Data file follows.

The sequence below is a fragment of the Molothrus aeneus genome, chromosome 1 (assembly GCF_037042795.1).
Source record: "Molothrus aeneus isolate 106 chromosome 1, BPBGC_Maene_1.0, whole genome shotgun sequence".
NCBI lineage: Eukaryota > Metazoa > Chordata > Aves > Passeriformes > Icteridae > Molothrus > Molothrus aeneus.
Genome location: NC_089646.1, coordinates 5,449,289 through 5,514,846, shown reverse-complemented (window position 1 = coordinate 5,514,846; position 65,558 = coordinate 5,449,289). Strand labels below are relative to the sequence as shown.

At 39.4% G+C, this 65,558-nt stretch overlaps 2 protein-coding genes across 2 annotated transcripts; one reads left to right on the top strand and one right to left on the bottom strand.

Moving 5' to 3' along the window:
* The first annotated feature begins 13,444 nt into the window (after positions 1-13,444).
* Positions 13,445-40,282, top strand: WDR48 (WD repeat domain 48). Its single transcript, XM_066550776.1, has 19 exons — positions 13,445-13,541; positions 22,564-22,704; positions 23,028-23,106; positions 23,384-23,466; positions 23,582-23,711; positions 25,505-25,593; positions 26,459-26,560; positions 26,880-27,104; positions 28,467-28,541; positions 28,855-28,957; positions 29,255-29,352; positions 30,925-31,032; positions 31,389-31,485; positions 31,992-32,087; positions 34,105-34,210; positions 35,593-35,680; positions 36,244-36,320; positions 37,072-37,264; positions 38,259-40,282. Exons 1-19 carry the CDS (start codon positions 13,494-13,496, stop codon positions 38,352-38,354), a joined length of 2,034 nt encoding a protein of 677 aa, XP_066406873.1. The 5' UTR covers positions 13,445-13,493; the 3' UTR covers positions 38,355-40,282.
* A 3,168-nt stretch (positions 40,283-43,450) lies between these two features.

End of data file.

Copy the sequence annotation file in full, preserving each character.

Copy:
The sequence below is a fragment of the Molothrus aeneus genome, chromosome 1 (assembly GCF_037042795.1).
Source record: "Molothrus aeneus isolate 106 chromosome 1, BPBGC_Maene_1.0, whole genome shotgun sequence".
NCBI lineage: Eukaryota > Metazoa > Chordata > Aves > Passeriformes > Icteridae > Molothrus > Molothrus aeneus.
Genome location: NC_089646.1, coordinates 5,449,289 through 5,514,846, shown reverse-complemented (window position 1 = coordinate 5,514,846; position 65,558 = coordinate 5,449,289). Strand labels below are relative to the sequence as shown.

At 39.4% G+C, this 65,558-nt stretch overlaps 2 protein-coding genes across 2 annotated transcripts; one reads left to right on the top strand and one right to left on the bottom strand.

Moving 5' to 3' along the window:
* The first annotated feature begins 13,444 nt into the window (after positions 1-13,444).
* Positions 13,445-40,282, top strand: WDR48 (WD repeat domain 48). Its single transcript, XM_066550776.1, has 19 exons — positions 13,445-13,541; positions 22,564-22,704; positions 23,028-23,106; positions 23,384-23,466; positions 23,582-23,711; positions 25,505-25,593; positions 26,459-26,560; positions 26,880-27,104; positions 28,467-28,541; positions 28,855-28,957; positions 29,255-29,352; positions 30,925-31,032; positions 31,389-31,485; positions 31,992-32,087; positions 34,105-34,210; positions 35,593-35,680; positions 36,244-36,320; positions 37,072-37,264; positions 38,259-40,282. Exons 1-19 carry the CDS (start codon positions 13,494-13,496, stop codon positions 38,352-38,354), a joined length of 2,034 nt encoding a protein of 677 aa, XP_066406873.1. The 5' UTR covers positions 13,445-13,493; the 3' UTR covers positions 38,355-40,282.
* A 3,168-nt stretch (positions 40,283-43,450) lies between these two features.